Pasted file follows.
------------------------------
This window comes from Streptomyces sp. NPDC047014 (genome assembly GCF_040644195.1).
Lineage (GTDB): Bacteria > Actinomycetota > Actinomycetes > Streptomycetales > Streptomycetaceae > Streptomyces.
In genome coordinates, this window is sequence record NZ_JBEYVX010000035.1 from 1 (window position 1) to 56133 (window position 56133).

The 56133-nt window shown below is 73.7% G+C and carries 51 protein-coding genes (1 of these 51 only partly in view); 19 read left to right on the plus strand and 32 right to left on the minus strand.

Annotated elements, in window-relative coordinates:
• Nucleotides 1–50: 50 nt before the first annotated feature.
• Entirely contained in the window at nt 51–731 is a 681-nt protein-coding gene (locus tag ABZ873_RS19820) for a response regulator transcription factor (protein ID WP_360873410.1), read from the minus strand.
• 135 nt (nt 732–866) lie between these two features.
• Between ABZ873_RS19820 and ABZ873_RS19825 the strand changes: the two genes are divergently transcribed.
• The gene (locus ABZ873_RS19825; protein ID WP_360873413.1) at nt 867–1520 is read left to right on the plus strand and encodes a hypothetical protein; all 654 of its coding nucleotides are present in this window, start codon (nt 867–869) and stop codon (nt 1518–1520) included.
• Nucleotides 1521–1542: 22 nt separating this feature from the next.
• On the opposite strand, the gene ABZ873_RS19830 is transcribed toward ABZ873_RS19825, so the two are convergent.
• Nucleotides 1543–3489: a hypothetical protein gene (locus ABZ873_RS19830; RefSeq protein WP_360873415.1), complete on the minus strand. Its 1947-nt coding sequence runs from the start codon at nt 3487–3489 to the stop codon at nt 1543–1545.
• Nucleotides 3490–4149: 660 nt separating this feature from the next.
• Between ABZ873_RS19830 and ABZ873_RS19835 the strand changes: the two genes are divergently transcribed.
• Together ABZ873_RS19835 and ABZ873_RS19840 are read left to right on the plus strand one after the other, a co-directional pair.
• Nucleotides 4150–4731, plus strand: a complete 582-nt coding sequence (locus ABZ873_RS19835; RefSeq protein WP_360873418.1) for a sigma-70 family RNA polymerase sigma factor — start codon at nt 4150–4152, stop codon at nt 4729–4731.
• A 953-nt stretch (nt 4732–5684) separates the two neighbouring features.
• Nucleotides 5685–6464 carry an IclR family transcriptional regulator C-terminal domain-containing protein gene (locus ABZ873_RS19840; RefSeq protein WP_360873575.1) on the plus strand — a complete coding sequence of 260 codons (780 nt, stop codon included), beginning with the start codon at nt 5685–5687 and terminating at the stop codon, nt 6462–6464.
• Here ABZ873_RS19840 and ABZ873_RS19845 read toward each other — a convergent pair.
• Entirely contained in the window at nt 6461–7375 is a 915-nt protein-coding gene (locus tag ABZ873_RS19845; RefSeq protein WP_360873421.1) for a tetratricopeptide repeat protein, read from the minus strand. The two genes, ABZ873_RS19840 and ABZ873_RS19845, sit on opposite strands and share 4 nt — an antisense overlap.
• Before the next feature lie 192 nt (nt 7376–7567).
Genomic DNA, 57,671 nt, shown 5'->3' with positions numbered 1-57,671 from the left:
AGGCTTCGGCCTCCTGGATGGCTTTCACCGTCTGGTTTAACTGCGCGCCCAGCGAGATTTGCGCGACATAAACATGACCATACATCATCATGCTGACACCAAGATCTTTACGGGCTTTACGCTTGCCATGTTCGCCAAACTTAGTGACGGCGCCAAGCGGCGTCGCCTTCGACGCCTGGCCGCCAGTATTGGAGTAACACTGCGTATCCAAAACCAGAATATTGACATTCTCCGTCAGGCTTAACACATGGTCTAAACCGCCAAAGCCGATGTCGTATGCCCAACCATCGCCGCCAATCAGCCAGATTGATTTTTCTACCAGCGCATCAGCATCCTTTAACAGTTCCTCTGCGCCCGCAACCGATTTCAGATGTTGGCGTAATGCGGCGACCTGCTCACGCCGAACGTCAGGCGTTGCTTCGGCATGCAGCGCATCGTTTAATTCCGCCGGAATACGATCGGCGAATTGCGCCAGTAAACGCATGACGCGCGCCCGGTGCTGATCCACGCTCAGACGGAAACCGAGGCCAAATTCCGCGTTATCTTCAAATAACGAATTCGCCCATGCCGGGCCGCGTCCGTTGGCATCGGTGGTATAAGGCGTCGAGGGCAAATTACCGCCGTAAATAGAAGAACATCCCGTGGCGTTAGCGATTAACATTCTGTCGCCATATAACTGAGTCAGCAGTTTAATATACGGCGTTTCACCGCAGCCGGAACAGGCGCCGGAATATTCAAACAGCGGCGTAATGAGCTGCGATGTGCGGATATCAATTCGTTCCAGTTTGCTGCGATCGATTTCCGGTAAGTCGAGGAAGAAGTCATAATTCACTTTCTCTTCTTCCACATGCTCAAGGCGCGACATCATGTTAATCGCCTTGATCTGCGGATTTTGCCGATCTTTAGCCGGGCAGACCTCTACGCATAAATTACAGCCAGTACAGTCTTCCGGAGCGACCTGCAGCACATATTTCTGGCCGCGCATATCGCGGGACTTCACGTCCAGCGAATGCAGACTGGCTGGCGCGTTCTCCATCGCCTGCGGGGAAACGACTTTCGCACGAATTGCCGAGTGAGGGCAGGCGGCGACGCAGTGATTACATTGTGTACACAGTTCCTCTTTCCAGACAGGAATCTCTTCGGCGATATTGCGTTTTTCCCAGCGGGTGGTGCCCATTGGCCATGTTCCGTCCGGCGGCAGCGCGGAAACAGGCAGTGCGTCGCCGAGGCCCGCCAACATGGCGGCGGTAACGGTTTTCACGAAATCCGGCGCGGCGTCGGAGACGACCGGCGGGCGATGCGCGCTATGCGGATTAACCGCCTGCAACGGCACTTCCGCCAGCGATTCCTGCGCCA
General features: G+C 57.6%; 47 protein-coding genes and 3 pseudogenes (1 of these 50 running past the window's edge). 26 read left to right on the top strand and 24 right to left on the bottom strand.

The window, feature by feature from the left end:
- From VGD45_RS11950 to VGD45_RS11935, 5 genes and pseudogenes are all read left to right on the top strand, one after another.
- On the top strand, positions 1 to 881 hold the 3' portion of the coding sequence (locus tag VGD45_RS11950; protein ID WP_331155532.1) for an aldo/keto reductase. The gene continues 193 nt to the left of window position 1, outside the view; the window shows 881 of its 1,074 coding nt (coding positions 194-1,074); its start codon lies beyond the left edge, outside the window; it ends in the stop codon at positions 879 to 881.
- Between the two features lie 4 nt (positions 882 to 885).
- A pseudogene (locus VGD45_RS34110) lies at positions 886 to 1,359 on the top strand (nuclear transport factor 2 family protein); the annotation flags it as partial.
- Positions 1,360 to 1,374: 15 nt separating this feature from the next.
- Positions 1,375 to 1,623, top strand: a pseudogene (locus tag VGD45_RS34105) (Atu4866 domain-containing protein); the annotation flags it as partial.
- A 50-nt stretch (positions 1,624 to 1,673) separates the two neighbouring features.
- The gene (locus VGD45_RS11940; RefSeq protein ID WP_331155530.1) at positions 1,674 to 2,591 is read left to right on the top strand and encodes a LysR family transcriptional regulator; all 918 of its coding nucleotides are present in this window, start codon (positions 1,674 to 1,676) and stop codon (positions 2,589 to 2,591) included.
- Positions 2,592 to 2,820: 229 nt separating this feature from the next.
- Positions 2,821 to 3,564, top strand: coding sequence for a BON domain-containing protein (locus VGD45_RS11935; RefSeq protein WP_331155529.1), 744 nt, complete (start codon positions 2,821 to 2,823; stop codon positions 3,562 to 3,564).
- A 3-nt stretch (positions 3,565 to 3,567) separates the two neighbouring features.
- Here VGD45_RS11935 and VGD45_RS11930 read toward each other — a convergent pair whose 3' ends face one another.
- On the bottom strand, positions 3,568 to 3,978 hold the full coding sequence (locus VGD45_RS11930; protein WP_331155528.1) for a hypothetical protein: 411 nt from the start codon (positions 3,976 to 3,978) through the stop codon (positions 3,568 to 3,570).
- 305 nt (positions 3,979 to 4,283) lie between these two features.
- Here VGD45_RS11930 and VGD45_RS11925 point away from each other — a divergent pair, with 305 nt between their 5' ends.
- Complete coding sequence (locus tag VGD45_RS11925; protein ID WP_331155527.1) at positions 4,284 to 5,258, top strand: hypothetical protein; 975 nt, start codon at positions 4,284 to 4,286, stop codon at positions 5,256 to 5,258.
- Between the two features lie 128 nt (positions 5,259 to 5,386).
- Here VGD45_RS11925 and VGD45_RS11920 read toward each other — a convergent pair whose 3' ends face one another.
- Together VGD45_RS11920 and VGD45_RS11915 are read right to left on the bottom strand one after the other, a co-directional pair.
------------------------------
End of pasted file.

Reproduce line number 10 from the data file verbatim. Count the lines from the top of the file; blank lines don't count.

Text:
• The gene (locus ABZ873_RS19825; protein ID WP_360873413.1) at nt 867–1520 is read left to right on the plus strand and encodes a hypothetical protein; all 654 of its coding nucleotides are present in this window, start codon (nt 867–869) and stop codon (nt 1518–1520) included.